Murder outside church points to fresh hope for London community

By Charles Gardner

 LONDON, June 11, 2019

A fatal stabbing took place just outside a north London church only days before I spoke there about Pentecost.

The young man’s family had left a floral tribute beside the pavement and were being comforted by passers-by as we came out of church. Baris Kucuk had been taken to hospital after an attack in the early hours of June 1st, but had simply lost too much blood. A man has been charged with his murder.

The harrowing scene was nevertheless a stark reminder of the suffering Jesus went through in order to bring us life. And our prayer was that life and peace would emerge from the ashes of this terrible tragedy, the latest in a string of such incidents across the capital where knife crime has reached epidemic proportions.

Political activists were quick to blame cuts to policing, but this is a shallow analysis of the situation. We are living in times of violence compared to the days of Noah, which Jesus indicated would be a sign of coming judgment and of his imminent return (Luke 17.26-30).

Crowds gather for a vigil to mark the untimely death of Baris Kucuk, the latest victim of London’s knife-crime epidemic (Charles Mugenyi)
Crowds gather for a vigil to mark the untimely death of Baris Kucuk, the latest victim of London’s knife-crime epidemic (Charles Mugenyi)

There are all kinds of reasons for the murderous mayhem we are witnessing, but chief among them is a turning away from God’s laws, which successive governments have encouraged.

Is it surprising that knives are freely used on the streets when doctors and nurses, charged with our care, are engaged in the legal butchering of unborn babies every single day! We are reaping what we have sown. We have also too often allowed the guilty to go free, with murderers serving ridiculously short sentences before returning to our communities to wreak further havoc.

This latest outrage occurred just a ten-minute walk from the former Haringey Stadium1 which, in 1954, witnessed the only significant post-war turnaround in the fortunes of the UK church. Tens of thousands had their lives transformed by the message of American evangelist Billy Graham including a young Jewish lady, Helen McIntosh, who later guided me through my early Christian discipleship.

It was appropriate too, therefore, that the church I visited stands on the edge of Stamford Hill, home to many Jewish people, some of whom came to hear my talk on Shavuot (Pentecost), a thoroughly Jewish feast which empowered the first disciples of Jesus to ‘turn the world upside down’ (Acts 17.6) with God’s commandments written on their hearts and not just on tablets of stone (2 Corinthians 3.3).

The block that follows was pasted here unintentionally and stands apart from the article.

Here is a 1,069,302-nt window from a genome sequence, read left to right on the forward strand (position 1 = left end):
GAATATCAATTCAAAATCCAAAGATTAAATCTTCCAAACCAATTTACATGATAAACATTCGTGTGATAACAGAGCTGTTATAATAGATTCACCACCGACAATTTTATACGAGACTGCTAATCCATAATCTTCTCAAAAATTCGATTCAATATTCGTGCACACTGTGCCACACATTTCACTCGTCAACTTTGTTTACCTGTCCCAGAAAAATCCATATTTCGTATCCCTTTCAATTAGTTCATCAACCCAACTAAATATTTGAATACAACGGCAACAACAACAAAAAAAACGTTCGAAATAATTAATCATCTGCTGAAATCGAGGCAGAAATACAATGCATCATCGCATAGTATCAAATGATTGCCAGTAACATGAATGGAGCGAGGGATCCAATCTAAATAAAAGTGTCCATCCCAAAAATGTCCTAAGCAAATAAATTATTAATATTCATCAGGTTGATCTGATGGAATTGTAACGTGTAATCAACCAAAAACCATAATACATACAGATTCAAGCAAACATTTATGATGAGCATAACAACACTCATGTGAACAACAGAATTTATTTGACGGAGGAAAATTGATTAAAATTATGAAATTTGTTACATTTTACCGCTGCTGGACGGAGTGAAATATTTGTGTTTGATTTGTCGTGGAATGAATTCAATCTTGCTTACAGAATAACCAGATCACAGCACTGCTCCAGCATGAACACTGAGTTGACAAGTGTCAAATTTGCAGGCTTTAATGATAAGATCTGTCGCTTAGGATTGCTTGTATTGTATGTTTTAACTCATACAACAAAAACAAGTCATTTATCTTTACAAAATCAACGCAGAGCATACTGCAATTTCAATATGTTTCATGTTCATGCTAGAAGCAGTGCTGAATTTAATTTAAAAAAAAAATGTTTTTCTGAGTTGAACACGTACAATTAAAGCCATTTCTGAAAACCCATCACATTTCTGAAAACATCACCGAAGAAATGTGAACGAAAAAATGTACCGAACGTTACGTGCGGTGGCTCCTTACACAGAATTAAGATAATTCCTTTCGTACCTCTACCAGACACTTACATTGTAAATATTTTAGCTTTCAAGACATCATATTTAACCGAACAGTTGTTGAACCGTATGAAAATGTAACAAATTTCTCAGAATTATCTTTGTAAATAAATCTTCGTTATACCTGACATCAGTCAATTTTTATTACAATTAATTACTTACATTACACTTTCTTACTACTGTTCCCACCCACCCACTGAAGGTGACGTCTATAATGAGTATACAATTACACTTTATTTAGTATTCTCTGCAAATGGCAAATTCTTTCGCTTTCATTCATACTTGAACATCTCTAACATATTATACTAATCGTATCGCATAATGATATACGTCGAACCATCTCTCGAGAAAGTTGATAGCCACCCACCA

Pentecost is still available to turn this tense and troubled community around, and I pray that my friends at the church will help to bring the resurrection life of Jesus to the streets of Tottenham and Haringey.

It would certainly be the perfect place to witness the reconciliation between Jew and Gentile the Apostle Paul talks about in his letter to the Ephesians (2.14).

In writing to the Romans, he says both groups are steeped in sin and, in quoting the Old Testament, writes: “There is no-one righteous…no-one who seeks God…their feet are swift to shed blood; ruin and misery mark their ways, and the way of peace they do not know. There is no fear of God before their eyes.” (Romans 3.9-18)

A return of the fear of God that people felt at those Billy Graham meetings would bring new hope; I am told they used to arrive on train platforms singing hymns. So what is the remedy? How can such reverential fear be restored to communities that have forsaken God?

Seventy-five years ago a vicious enemy threatened our freedoms, but while our soldiers fought on the beaches of Normandy, much of the country fought on their knees as they responded to the King’s call to prayer. We must turn to God once more.

Jesus, God’s Son, lived a perfect life on earth and was unjustly crucified. He became a substitute for us – for we have all sinned – and by trusting in his sacrificial blood, we are raised to new life and hope (Rom 3.23f).

Just as 33-year-old Baris bled to death through the cruel hands of his assailant, so Jesus bled for us – and he was exactly the same age! In doing so, he became the ultimate Passover Lamb, fulfilling the picture of how the enslaved Jews were freed from captivity in Egypt by daubing a lamb’s blood on the doorposts of their homes, as a result of which the angel of death ‘passed over’ them while striking the first-born of the host country who had stubbornly refused to let them go.

Whether you are a Jew or a Gentile, freedom from sin and darkness comes by marking your heart, figuratively speaking, with the blood of Jesus – which shows that you are placing all your trust for escaping God’s judgment and inheriting new life in what Jesus has done for you.

It will surely open up the ‘Red Sea’ and lead you into the Promised Land of peace, purpose and prosperity. Not just for this life, but forever more.

As well as Pentecost, I also led a session on Job who, in spite of terrible trials, refused to relinquish his integrity and trust in God. One dear woman in the audience confirmed the reality of Job‘s experience in her own life. Tragically, she had lost three sons – all in their twenties – and yet, through her faith in Jesus, she had managed to maintain perfect peace through all her troubles!

The prophet Isaiah wrote: “Thou wilt keep him in perfect peace, whose mind is stayed on Thee: because he trusteth in Thee.” (Isa 26.3 KJV)

1Now a shopping centre, accommodating the new religion


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